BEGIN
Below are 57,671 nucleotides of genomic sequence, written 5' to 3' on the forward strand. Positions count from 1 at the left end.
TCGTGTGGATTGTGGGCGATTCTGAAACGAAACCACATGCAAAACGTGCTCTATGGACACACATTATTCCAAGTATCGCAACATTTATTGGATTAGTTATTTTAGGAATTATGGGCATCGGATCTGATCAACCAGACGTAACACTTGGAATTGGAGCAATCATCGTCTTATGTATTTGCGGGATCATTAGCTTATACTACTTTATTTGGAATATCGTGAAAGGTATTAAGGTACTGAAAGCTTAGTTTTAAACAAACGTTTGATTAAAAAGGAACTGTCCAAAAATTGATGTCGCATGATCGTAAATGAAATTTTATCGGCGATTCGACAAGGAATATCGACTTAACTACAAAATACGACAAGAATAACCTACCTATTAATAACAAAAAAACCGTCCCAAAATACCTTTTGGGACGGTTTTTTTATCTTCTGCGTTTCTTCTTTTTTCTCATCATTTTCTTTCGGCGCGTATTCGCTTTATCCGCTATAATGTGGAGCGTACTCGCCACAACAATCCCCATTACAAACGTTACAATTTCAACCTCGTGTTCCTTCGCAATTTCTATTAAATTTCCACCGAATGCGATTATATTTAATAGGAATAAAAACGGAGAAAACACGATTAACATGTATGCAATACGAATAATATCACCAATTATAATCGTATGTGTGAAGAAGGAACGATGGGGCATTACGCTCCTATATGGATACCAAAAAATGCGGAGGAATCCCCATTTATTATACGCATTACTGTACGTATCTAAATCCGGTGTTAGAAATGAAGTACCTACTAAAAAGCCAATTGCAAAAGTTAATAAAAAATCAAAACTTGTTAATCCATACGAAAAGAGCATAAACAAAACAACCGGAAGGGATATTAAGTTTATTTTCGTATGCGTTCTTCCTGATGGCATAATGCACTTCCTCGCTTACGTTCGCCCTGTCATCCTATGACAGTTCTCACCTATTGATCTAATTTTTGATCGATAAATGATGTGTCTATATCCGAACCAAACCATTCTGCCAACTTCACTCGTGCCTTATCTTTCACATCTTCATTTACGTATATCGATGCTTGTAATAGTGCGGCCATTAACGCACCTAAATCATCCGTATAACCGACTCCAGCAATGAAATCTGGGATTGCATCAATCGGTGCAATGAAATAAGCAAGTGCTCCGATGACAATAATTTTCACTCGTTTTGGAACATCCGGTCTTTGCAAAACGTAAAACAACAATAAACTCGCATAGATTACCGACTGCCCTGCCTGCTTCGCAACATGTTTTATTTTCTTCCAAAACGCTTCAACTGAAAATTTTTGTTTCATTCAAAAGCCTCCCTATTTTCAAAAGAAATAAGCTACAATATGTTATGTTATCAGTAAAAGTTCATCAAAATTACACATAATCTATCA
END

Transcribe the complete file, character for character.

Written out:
Below are 57,671 nucleotides of genomic sequence, written 5' to 3' on the forward strand. Positions count from 1 at the left end.
TCGTGTGGATTGTGGGCGATTCTGAAACGAAACCACATGCAAAACGTGCTCTATGGACACACATTATTCCAAGTATCGCAACATTTATTGGATTAGTTATTTTAGGAATTATGGGCATCGGATCTGATCAACCAGACGTAACACTTGGAATTGGAGCAATCATCGTCTTATGTATTTGCGGGATCATTAGCTTATACTACTTTATTTGGAATATCGTGAAAGGTATTAAGGTACTGAAAGCTTAGTTTTAAACAAACGTTTGATTAAAAAGGAACTGTCCAAAAATTGATGTCGCATGATCGTAAATGAAATTTTATCGGCGATTCGACAAGGAATATCGACTTAACTACAAAATACGACAAGAATAACCTACCTATTAATAACAAAAAAACCGTCCCAAAATACCTTTTGGGACGGTTTTTTTATCTTCTGCGTTTCTTCTTTTTTCTCATCATTTTCTTTCGGCGCGTATTCGCTTTATCCGCTATAATGTGGAGCGTACTCGCCACAACAATCCCCATTACAAACGTTACAATTTCAACCTCGTGTTCCTTCGCAATTTCTATTAAATTTCCACCGAATGCGATTATATTTAATAGGAATAAAAACGGAGAAAACACGATTAACATGTATGCAATACGAATAATATCACCAATTATAATCGTATGTGTGAAGAAGGAACGATGGGGCATTACGCTCCTATATGGATACCAAAAAATGCGGAGGAATCCCCATTTATTATACGCATTACTGTACGTATCTAAATCCGGTGTTAGAAATGAAGTACCTACTAAAAAGCCAATTGCAAAAGTTAATAAAAAATCAAAACTTGTTAATCCATACGAAAAGAGCATAAACAAAACAACCGGAAGGGATATTAAGTTTATTTTCGTATGCGTTCTTCCTGATGGCATAATGCACTTCCTCGCTTACGTTCGCCCTGTCATCCTATGACAGTTCTCACCTATTGATCTAATTTTTGATCGATAAATGATGTGTCTATATCCGAACCAAACCATTCTGCCAACTTCACTCGTGCCTTATCTTTCACATCTTCATTTACGTATATCGATGCTTGTAATAGTGCGGCCATTAACGCACCTAAATCATCCGTATAACCGACTCCAGCAATGAAATCTGGGATTGCATCAATCGGTGCAATGAAATAAGCAAGTGCTCCGATGACAATAATTTTCACTCGTTTTGGAACATCCGGTCTTTGCAAAACGTAAAACAACAATAAACTCGCATAGATTACCGACTGCCCTGCCTGCTTCGCAACATGTTTTATTTTCTTCCAAAACGCTTCAACTGAAAATTTTTGTTTCATTCAAAAGCCTCCCTATTTTCAAAAGAAATAAGCTACAATATGTTATGTTATCAGTAAAAGTTCATCAAAATTACACATAATCTATCA